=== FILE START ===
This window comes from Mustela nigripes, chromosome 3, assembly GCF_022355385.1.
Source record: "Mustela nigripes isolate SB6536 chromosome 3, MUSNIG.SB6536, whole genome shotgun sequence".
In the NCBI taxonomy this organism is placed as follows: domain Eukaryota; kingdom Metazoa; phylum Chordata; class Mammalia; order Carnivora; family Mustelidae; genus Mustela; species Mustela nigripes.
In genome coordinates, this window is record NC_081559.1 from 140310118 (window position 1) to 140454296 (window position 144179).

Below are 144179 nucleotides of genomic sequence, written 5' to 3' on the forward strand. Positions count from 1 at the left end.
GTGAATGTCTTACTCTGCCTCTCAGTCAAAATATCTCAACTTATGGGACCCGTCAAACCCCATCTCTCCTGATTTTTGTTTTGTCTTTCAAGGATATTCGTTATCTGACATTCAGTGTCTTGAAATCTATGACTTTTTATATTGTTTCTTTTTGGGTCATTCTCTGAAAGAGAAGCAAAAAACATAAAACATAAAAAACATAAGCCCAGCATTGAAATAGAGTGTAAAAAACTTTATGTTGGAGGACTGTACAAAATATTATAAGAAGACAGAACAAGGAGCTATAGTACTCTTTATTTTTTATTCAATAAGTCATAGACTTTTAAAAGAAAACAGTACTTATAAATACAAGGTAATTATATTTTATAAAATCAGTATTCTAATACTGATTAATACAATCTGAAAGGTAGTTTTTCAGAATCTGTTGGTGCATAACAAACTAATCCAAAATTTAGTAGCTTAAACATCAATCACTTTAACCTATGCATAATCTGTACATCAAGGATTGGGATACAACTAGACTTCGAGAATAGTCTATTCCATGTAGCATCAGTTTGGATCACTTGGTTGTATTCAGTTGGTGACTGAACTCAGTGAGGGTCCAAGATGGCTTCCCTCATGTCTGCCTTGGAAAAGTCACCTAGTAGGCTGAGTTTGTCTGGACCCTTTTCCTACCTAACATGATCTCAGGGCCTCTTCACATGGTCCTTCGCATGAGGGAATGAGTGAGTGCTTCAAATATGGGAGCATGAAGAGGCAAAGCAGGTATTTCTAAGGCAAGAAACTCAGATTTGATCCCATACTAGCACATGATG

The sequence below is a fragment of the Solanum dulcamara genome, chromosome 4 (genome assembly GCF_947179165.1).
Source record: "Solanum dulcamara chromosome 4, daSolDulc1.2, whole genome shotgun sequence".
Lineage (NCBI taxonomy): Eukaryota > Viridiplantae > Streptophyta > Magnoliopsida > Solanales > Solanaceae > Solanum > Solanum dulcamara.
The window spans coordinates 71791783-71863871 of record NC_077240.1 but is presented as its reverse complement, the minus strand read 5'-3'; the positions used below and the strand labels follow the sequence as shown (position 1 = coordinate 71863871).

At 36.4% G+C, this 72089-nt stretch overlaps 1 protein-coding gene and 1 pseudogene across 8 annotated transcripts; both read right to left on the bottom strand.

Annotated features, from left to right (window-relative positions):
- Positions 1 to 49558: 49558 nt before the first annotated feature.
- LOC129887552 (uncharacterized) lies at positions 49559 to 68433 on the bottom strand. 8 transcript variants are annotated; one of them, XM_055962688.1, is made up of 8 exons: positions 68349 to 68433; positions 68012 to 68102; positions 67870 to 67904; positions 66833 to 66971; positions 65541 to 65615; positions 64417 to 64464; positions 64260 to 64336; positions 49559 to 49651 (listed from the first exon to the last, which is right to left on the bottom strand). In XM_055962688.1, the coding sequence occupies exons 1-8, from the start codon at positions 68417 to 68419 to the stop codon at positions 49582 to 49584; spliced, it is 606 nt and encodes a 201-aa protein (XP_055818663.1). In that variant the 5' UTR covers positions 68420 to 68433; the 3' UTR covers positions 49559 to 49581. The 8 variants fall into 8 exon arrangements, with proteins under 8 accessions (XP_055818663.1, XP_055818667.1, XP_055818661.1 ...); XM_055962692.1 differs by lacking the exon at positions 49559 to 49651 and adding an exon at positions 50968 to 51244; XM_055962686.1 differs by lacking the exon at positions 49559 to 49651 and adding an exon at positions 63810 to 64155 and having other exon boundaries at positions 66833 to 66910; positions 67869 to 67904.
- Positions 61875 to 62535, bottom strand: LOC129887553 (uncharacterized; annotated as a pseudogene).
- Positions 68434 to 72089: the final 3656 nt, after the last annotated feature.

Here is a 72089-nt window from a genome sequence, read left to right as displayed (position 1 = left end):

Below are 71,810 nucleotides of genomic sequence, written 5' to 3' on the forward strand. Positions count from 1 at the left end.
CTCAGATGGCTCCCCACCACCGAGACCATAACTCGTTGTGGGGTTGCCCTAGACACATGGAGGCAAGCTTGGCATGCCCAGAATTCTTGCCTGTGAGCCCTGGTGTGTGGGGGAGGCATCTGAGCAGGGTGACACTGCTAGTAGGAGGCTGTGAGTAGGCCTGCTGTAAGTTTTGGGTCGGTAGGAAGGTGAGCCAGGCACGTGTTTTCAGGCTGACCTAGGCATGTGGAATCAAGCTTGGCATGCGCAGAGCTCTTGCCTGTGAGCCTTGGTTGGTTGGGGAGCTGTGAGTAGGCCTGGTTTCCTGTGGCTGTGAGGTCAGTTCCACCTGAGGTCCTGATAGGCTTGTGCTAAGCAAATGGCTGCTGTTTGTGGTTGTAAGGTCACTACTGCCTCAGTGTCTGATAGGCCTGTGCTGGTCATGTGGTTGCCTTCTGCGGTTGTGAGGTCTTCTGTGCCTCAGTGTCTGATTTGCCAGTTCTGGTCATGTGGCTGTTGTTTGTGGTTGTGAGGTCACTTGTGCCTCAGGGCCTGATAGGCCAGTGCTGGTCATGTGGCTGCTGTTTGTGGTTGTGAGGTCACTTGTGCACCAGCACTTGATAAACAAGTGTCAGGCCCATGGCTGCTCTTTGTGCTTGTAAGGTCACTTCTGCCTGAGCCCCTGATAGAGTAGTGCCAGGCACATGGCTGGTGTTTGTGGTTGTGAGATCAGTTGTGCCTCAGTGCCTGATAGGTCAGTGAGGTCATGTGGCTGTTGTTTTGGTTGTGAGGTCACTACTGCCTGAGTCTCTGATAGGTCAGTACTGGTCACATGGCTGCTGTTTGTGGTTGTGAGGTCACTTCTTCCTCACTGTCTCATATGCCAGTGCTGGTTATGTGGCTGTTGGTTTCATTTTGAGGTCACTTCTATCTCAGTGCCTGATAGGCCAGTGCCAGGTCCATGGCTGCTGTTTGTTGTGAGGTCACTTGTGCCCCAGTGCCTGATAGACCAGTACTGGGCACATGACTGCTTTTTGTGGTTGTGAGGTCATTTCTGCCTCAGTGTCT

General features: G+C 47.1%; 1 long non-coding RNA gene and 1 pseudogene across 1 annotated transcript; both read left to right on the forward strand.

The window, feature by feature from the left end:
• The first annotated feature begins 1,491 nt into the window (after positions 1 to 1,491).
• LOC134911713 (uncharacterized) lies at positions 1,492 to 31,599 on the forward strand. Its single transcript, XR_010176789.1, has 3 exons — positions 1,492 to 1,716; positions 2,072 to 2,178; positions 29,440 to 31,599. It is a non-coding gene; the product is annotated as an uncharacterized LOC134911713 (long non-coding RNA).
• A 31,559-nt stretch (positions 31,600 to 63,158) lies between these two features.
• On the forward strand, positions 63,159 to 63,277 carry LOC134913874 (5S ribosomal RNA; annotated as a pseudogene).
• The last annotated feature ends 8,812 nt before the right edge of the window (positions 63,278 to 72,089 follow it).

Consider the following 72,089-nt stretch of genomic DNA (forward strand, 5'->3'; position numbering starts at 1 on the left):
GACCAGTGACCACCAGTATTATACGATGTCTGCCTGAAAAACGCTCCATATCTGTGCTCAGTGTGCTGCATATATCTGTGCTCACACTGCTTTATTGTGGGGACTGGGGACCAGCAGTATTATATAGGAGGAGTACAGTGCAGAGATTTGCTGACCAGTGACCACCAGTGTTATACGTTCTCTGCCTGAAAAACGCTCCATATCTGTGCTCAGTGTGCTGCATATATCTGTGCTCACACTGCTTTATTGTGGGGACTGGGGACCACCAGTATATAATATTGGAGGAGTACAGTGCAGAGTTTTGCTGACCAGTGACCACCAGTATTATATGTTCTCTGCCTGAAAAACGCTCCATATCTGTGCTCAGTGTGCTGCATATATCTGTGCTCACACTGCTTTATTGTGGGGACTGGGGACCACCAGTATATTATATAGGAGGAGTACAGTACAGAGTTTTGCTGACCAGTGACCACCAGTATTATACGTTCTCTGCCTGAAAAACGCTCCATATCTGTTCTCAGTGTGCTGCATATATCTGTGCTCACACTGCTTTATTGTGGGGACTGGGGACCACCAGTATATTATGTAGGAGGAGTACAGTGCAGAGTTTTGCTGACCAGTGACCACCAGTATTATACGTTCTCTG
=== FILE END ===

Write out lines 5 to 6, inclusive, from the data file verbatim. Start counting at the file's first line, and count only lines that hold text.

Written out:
Below are 144179 nucleotides of genomic sequence, written 5' to 3' on the forward strand. Positions count from 1 at the left end.
GTGAATGTCTTACTCTGCCTCTCAGTCAAAATATCTCAACTTATGGGACCCGTCAAACCCCATCTCTCCTGATTTTTGTTTTGTCTTTCAAGGATATTCGTTATCTGACATTCAGTGTCTTGAAATCTATGACTTTTTATATTGTTTCTTTTTGGGTCATTCTCTGAAAGAGAAGCAAAAAACATAAAACATAAAAAACATAAGCCCAGCATTGAAATAGAGTGTAAAAAACTTTATGTTGGAGGACTGTACAAAATATTATAAGAAGACAGAACAAGGAGCTATAGTACTCTTTATTTTTTATTCAATAAGTCATAGACTTTTAAAAGAAAACAGTACTTATAAATACAAGGTAATTATATTTTATAAAATCAGTATTCTAATACTGATTAATACAATCTGAAAGGTAGTTTTTCAGAATCTGTTGGTGCATAACAAACTAATCCAAAATTTAGTAGCTTAAACATCAATCACTTTAACCTATGCATAATCTGTACATCAAGGATTGGGATACAACTAGACTTCGAGAATAGTCTATTCCATGTAGCATCAGTTTGGATCACTTGGTTGTATTCAGTTGGTGACTGAACTCAGTGAGGGTCCAAGATGGCTTCCCTCATGTCTGCCTTGGAAAAGTCACCTAGTAGGCTGAGTTTGTCTGGACCCTTTTCCTACCTAACATGATCTCAGGGCCTCTTCACATGGTCCTTCGCATGAGGGAATGAGTGAGTGCTTCAAATATGGGAGCATGAAGAGGCAAAGCAGGTATTTCTAAGGCAAGAAACTCAGATTTGATCCCATACTAGCACATGATG